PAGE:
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Are the powers-that-be really pushing for remote workforces?

Diane Hall

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Back view of black businessman talking to his colleagues about plan in video conference from home.

Once Covid restrictions were lifted on a more permanent basis halfway through 2021, a range of working models have been adopted by UK companies.


Some businesses turned fully remote, after seeing the cost savings that came from no longer needing a permanent shared office space in a prime location. Some companies, understandably those whose business operations are in the retail, hospitality or other customer-facing sectors, asked their workers to come back to base.


The rest fell somewhere in-between—offering flexibility for their employees to work from home whilst also expecting regular meetings/contact with staff and managers in the office; the best of both worlds.


Remote working is a worry on some level for the government, as it negatively impacts the economy. If workers aren’t using public transport, if they’re not buying their cappuccinos as they come to work, and if they’re not popping out in their lunch break for a sandwich and a little retail therapy, businesses suffer. One study has estimated this to reflect a £15.3bn annual loss to the GDP.


Other experts believe this is just a bedding in period, and that local villages and towns will benefit economically from more people working from home; rather than popping to a high street chain for their takeaway coffee and sandwich, remote employees will simply buy these from local producers. This ‘levelling up’ as they call it, will make a big difference over time. That’s all well and good but given the cost of living crisis and how much people’s wages are being squeezed, spending on local goods and services will likely reduce, not increase.


When we were first told by Boris Johnson to work from home, back in March 2020, around 60% of the UK’s workforce did so (keyworkers were still allowed to attend their workplaces). Two years on, around 26% of us have made the shift to remote working a permanent arrangement.

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Mother working from home eating food with her baby

Mother working from home eating food with her baby

For many people, remote working increases their productivity, and the prospect of no commuting is another plus. However, working in this way can be insular and some remote employees can feel disconnected and unmotivated at home. It’s also more difficult to separate home and work life.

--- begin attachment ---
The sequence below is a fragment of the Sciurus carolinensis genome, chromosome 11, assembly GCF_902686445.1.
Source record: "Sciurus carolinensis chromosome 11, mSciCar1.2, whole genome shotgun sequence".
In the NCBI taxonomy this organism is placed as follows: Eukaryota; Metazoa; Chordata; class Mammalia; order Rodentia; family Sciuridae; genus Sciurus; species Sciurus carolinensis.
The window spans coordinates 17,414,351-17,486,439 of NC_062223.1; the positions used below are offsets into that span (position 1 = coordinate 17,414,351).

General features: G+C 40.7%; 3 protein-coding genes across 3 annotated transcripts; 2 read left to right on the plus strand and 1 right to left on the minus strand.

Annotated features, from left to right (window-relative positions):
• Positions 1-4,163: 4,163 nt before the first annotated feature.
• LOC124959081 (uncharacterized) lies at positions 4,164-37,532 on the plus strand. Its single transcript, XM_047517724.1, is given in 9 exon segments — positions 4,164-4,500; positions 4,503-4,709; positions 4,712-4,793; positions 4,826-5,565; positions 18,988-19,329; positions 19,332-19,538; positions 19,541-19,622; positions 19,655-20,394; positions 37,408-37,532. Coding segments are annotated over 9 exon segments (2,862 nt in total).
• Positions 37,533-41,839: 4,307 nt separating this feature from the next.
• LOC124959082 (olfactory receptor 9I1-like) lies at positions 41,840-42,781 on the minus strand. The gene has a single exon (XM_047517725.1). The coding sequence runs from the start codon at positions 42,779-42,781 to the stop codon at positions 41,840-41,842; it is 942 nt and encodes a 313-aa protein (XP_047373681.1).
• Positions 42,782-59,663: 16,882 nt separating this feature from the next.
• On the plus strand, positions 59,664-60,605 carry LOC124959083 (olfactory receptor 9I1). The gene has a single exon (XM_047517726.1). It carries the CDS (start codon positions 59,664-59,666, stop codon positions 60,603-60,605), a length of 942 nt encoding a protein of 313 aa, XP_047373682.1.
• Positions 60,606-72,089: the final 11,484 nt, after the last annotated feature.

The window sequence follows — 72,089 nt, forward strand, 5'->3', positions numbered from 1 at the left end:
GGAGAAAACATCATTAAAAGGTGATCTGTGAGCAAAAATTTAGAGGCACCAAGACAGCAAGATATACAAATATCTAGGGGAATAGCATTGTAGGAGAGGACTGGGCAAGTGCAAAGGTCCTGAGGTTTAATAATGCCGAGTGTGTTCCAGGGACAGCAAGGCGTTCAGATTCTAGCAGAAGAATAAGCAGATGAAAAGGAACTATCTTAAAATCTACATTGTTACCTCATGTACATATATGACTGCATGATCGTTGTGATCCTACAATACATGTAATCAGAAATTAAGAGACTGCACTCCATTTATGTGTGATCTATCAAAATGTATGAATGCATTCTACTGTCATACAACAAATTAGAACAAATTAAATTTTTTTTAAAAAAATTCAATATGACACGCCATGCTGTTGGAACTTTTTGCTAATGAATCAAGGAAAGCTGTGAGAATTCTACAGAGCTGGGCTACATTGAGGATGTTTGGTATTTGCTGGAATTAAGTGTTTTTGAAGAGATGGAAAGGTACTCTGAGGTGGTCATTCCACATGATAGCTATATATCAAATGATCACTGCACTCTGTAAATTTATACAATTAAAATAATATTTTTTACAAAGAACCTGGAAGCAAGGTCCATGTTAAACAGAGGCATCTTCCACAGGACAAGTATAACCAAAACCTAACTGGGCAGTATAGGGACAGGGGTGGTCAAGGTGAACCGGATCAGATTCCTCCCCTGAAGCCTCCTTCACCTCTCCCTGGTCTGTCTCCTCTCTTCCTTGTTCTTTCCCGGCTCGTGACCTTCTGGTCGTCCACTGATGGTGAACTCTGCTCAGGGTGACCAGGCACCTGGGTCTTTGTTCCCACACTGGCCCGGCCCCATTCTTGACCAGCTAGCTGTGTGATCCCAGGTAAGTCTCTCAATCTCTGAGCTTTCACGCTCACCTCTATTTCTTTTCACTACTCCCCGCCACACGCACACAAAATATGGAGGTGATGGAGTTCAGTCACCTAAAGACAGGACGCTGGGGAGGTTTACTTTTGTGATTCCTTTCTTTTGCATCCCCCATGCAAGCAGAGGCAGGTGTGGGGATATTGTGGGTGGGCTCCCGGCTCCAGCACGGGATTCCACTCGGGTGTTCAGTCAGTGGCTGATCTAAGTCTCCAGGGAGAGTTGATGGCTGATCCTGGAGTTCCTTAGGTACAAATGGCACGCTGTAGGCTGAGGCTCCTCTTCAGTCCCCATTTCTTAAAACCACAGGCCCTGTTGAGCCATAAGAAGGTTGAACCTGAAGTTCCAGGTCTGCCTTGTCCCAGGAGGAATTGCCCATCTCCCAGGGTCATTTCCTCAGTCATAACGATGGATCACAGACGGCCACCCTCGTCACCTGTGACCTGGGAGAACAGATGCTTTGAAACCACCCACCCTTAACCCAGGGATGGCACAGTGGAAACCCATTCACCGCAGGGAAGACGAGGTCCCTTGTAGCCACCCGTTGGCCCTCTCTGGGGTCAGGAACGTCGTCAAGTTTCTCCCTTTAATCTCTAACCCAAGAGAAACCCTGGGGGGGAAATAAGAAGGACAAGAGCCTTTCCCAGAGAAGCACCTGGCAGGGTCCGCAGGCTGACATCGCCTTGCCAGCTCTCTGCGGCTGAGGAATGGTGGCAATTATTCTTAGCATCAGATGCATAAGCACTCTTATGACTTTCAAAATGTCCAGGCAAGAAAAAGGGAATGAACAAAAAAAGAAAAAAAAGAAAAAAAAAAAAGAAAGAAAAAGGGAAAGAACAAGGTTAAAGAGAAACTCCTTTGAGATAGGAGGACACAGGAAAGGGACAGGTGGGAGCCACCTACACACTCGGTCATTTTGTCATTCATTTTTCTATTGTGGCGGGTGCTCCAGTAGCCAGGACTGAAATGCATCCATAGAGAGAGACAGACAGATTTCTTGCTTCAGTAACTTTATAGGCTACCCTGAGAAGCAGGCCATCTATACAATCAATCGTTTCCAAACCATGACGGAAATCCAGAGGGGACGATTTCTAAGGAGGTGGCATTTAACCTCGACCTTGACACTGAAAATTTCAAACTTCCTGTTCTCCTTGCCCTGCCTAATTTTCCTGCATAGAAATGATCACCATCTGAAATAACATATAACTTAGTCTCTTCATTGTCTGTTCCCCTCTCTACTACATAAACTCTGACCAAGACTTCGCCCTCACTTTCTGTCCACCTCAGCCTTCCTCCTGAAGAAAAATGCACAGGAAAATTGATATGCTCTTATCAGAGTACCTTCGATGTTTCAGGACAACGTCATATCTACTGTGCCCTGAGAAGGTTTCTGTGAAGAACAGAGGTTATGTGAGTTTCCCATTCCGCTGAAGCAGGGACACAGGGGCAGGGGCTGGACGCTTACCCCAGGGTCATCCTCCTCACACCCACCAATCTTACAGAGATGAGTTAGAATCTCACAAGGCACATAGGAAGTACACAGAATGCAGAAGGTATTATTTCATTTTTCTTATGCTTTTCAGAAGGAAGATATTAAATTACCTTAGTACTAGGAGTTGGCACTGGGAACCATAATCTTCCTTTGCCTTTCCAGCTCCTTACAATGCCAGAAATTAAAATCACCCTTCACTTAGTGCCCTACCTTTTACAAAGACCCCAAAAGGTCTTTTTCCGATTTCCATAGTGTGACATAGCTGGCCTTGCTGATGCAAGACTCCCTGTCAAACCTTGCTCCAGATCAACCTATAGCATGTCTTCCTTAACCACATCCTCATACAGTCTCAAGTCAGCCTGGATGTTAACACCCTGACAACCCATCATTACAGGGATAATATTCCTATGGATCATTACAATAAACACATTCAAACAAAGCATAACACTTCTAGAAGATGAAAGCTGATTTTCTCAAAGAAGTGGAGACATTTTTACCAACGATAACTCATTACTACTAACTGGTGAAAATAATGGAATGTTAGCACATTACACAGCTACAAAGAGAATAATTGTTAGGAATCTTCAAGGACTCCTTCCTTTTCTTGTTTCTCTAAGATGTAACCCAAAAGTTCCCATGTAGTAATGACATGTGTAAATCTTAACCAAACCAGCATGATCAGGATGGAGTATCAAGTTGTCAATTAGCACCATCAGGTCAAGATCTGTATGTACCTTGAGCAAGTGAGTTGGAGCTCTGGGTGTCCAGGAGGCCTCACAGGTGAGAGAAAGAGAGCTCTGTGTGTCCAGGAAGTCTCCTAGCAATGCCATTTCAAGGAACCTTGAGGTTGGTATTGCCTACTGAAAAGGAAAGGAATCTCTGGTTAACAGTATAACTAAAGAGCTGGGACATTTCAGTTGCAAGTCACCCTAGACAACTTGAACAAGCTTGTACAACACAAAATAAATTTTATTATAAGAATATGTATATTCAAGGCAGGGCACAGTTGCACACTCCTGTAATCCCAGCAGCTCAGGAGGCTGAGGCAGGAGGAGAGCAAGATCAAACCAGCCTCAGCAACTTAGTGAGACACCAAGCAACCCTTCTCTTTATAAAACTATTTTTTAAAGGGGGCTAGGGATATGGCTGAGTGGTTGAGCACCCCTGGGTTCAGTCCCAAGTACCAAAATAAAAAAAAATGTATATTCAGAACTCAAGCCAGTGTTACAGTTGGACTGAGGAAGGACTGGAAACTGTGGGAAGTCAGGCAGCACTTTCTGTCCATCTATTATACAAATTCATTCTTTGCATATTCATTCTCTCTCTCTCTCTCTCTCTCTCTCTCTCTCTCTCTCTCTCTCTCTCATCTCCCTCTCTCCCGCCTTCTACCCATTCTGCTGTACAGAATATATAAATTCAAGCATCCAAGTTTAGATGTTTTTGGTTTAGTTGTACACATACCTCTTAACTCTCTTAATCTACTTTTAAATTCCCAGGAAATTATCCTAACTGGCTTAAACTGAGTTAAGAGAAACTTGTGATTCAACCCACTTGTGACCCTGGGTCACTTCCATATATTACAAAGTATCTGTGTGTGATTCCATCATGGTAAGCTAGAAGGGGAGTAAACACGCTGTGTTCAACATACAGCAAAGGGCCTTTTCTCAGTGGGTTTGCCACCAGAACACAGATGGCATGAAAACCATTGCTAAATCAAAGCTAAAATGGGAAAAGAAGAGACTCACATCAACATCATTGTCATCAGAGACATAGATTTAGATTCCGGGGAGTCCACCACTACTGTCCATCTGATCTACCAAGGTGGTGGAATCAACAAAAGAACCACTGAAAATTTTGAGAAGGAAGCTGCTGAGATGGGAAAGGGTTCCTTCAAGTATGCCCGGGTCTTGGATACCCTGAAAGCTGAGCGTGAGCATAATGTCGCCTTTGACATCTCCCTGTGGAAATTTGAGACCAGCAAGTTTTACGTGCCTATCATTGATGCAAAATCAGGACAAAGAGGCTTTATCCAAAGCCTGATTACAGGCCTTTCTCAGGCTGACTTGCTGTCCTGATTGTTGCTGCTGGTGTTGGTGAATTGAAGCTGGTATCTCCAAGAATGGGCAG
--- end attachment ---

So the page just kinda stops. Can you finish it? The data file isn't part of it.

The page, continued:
According to research, the average employee saved £45 a week from working at home during lockdowns—no fuel to buy, no public transport tickets to lay out for, no impulse purchases. This would soon add up and have an impact on the economy. No wonder the powers-that-be want us all to come back to the office.


The Chancellor of the Exchequer went as far to say that a career spent working from home would be a stilted one, citing remote working as a barrier to promotion and personal development. On the flipside, homeworking is an advantage to minority groups, such as the disabled and people with mental health issues.


Statistics gathered from the general public show a divide; one poll found that 19% of respondents wanted to work from home 5 days a week. 21% didn’t want to work from home at all. Age made a difference…older workers were more likely to favour remote working compared to those at the outset of their career, who championed the shared workplace.


It’s a nice idea, to think that remote working will invigorate towns and villages that have been on a slow decline for decades, after mining and other production stopped in their areas, particularly in the North. That people will mix more in their neighbourhoods. That there’d be a butcher, baker and candlestick maker on every main street. That we’d have much less reliance on motor vehicles. A return to the 1950s, but with modern technology.


As you can see from the above, however, whilst some aspects may improve if we all shifted to remote working, there would be negative effects elsewhere.

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